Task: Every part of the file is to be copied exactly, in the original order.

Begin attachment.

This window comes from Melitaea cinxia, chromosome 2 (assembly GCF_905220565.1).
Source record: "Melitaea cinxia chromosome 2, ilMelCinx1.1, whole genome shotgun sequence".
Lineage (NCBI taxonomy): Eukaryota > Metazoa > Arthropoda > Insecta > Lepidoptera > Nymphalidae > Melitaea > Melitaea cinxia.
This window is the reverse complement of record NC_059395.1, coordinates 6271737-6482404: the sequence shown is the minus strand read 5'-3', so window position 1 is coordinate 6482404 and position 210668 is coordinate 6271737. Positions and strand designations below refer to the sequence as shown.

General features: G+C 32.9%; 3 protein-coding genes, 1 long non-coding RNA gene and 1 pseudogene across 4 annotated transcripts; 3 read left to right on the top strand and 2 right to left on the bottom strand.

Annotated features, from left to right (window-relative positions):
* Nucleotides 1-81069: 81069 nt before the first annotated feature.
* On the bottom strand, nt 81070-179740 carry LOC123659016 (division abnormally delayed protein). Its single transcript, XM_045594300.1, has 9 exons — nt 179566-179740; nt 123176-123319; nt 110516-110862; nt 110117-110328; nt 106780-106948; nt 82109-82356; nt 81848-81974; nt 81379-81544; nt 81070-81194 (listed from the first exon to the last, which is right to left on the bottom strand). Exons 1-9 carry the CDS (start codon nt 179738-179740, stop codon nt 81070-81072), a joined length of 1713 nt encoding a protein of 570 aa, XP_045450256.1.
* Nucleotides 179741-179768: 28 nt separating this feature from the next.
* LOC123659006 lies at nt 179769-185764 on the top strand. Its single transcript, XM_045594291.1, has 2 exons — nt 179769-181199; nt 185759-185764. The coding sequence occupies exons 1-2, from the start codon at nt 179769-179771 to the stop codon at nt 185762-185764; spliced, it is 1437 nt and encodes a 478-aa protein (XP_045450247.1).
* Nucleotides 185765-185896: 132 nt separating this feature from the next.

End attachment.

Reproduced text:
This window comes from Melitaea cinxia, chromosome 2 (assembly GCF_905220565.1).
Source record: "Melitaea cinxia chromosome 2, ilMelCinx1.1, whole genome shotgun sequence".
Lineage (NCBI taxonomy): Eukaryota > Metazoa > Arthropoda > Insecta > Lepidoptera > Nymphalidae > Melitaea > Melitaea cinxia.
This window is the reverse complement of record NC_059395.1, coordinates 6271737-6482404: the sequence shown is the minus strand read 5'-3', so window position 1 is coordinate 6482404 and position 210668 is coordinate 6271737. Positions and strand designations below refer to the sequence as shown.

General features: G+C 32.9%; 3 protein-coding genes, 1 long non-coding RNA gene and 1 pseudogene across 4 annotated transcripts; 3 read left to right on the top strand and 2 right to left on the bottom strand.

Annotated features, from left to right (window-relative positions):
* Nucleotides 1-81069: 81069 nt before the first annotated feature.
* On the bottom strand, nt 81070-179740 carry LOC123659016 (division abnormally delayed protein). Its single transcript, XM_045594300.1, has 9 exons — nt 179566-179740; nt 123176-123319; nt 110516-110862; nt 110117-110328; nt 106780-106948; nt 82109-82356; nt 81848-81974; nt 81379-81544; nt 81070-81194 (listed from the first exon to the last, which is right to left on the bottom strand). Exons 1-9 carry the CDS (start codon nt 179738-179740, stop codon nt 81070-81072), a joined length of 1713 nt encoding a protein of 570 aa, XP_045450256.1.
* Nucleotides 179741-179768: 28 nt separating this feature from the next.
* LOC123659006 lies at nt 179769-185764 on the top strand. Its single transcript, XM_045594291.1, has 2 exons — nt 179769-181199; nt 185759-185764. The coding sequence occupies exons 1-2, from the start codon at nt 179769-179771 to the stop codon at nt 185762-185764; spliced, it is 1437 nt and encodes a 478-aa protein (XP_045450247.1).
* Nucleotides 185765-185896: 132 nt separating this feature from the next.